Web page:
The Annual Wellness Visit, a provision of Obamacare, is one of the most significant invasions of personal privacy you’ve probably never heard of.

I didn’t know about AWV until strolled into my doctor’s office for my annual physical and received a four-page questionnaire about my health. Some physicians decided not to offer the assessment because of the complexity of the requirements, which includes 54 different parts, but many doctors adapted to Medicare’s version of preventive care and provided these visits

Little did I know that the form would be sent to the federal government for its perusal. Also, the form is for those on Medicare, which I do not use. But I had turned 65 since my last checkup, so the front desk gave me the form.

The form asks for an extensive personal and family medical history. Here are some of the other questions:

–Are you sexually active?
–Do you have more than one sexual partner?
–Do you use illegal drugs?
–Do you always fasten your seat belt?
— Is there any clutter in your walking space at home?
–Do family members report that you have difficulty remembering things?

Here’s a beaut:

–Draw a clock in the space below.
–Set the hands to show 11:10.

I wonder what will happen when those who use digital readouts are asked to draw a clock!

The idea behind this form is to standardize treatment for those on Medicare. To me, the motive is far more sinister. Under the guise of helping seniors, the government can collect key information for Medicare benefits and approval for healthcare costs.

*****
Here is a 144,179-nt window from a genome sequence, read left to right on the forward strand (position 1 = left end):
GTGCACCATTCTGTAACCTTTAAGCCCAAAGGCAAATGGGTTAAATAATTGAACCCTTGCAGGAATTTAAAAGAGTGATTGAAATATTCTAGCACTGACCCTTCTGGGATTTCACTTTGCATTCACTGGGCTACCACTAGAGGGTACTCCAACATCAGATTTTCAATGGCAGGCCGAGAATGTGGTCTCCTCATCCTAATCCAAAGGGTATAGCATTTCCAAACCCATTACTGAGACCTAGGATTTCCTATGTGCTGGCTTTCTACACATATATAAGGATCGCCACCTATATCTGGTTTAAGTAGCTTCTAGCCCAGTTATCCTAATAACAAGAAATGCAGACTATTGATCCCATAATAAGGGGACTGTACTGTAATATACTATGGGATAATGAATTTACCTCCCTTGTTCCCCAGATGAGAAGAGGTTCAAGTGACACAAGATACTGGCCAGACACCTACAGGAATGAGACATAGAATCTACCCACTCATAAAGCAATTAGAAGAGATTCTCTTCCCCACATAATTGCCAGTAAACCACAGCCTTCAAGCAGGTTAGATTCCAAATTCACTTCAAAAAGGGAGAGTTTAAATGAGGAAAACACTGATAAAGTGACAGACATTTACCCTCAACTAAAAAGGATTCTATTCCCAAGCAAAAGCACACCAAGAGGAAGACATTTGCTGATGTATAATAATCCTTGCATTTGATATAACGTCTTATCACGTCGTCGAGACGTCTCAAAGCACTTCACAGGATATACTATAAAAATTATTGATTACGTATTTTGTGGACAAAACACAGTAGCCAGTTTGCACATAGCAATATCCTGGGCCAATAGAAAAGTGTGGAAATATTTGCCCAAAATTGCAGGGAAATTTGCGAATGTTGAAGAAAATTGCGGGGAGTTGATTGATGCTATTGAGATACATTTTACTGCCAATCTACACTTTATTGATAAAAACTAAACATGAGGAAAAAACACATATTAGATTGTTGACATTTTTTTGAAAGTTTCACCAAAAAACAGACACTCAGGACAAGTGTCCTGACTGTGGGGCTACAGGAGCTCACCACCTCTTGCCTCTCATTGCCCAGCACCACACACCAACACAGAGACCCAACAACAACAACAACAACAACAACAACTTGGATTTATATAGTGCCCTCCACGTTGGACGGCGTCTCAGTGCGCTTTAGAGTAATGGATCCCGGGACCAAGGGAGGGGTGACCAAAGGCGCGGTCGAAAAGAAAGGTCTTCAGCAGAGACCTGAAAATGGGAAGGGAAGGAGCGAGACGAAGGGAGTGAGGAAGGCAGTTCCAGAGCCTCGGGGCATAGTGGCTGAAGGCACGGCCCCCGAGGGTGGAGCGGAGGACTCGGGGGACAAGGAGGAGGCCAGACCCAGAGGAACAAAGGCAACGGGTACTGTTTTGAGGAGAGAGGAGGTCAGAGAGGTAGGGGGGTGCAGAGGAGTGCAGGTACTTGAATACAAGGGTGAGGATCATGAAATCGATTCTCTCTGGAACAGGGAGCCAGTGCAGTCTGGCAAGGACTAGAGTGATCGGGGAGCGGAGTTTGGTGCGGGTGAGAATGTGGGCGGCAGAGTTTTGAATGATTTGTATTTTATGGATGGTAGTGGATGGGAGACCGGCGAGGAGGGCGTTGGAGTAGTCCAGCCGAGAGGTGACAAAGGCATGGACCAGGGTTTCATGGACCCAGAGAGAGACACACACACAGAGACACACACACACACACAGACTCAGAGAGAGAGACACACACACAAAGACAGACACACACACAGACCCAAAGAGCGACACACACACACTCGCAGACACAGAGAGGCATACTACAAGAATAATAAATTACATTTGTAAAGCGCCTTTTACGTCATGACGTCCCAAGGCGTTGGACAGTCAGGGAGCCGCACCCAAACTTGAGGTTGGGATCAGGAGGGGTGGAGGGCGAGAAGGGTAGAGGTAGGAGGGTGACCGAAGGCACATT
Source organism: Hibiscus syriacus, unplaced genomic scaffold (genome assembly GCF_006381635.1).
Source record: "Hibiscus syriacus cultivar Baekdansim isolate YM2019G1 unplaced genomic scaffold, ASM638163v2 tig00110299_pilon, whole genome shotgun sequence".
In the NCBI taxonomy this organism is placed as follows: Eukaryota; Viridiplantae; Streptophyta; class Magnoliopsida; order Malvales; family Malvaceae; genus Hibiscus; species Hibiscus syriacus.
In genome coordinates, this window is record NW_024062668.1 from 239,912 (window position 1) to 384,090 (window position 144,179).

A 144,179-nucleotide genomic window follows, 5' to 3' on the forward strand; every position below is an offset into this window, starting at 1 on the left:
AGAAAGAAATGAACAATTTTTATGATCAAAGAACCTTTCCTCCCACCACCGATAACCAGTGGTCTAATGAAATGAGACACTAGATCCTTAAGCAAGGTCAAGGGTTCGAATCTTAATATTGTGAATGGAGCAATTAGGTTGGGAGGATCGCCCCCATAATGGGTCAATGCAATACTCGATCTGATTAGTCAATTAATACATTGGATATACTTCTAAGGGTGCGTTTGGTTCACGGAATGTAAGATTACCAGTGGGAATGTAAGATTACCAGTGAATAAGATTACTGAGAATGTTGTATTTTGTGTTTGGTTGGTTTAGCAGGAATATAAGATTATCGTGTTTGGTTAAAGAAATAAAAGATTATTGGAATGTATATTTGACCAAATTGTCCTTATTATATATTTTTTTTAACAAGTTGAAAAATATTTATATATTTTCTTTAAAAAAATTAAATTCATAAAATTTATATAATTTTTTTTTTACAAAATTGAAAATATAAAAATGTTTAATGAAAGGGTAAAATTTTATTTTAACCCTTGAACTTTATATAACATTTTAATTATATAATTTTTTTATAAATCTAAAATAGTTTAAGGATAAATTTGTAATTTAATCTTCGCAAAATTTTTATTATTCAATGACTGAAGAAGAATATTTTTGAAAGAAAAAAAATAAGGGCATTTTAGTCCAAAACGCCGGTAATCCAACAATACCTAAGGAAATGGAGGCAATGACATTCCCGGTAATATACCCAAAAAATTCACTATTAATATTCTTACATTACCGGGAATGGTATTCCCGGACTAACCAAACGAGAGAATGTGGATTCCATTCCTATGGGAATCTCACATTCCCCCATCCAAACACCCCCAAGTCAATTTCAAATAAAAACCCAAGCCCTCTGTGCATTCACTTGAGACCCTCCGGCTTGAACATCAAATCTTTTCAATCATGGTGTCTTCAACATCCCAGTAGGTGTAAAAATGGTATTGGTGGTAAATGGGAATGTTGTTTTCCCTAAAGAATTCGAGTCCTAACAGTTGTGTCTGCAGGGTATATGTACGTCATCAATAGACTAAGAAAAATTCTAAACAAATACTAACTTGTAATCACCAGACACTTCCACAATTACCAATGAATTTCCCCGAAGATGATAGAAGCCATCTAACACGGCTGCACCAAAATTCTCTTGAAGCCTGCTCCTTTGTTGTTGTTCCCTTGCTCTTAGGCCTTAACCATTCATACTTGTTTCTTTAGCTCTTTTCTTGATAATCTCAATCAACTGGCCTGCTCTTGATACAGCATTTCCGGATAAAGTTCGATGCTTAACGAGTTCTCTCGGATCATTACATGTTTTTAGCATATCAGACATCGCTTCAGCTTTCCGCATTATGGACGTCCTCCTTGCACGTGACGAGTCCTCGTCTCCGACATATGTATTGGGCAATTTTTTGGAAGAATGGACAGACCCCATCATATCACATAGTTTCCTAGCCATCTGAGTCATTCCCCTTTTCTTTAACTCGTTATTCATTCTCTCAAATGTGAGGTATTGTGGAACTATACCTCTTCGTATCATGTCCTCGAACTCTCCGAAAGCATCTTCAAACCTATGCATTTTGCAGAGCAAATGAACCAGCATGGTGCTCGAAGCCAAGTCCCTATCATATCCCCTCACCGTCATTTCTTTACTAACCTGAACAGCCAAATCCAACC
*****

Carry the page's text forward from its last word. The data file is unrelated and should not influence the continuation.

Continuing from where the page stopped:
If, for example, you admit that you are more than a social drinker, you may be unlikely to get much help for problems associated with alcohol abuse. If you don’t eat a government-recommended diet, you may be unable to get help for myriad issues. The potential exclusions seem endless.

I am more than willing to discuss various issues with my doctor, but I don’t want the government prying into the information on the form.

It turns out that you don’t need to have an Annual Wellness Visit, and you don’t need to fill out the form.

After I learned that I didn’t have to answer the questions for the federal government, I asked that the form be shredded. I suggest anyone over 65 do the same. It seems rather ridiculous that I can vote without providing ID, but I’m supposed to give up all this private information to the feds. I suggest Congress eliminate this serious intrusion to our privacy under Obamacare. Maybe the Republicans can at least agree on this!

I must admit I was surprised to discover that until a short time ago Medicare payment information was not available to the public but as I write here at Watchdog arena, this info is now available to discover exactly where our money is going and the AMA is not happy:

A federal judge overruled the sealing of those records in March 2013, and only now, 35 years after the original injunction, is this data being released publicly.

The AMA has not taken this lying down. They have urged the Department of Health and Human Services to not release any more information on payments before improvements are made to the data set. The group alleges that information about payments made in 2012 had inaccuracies that would draw possibly sensationalist news coverage.

After all, nothing is more sensational than being forced to clarify and justify their use of public funds.

You can read the rest of this piece here and you can check out the others great writers at Watchdog.org here.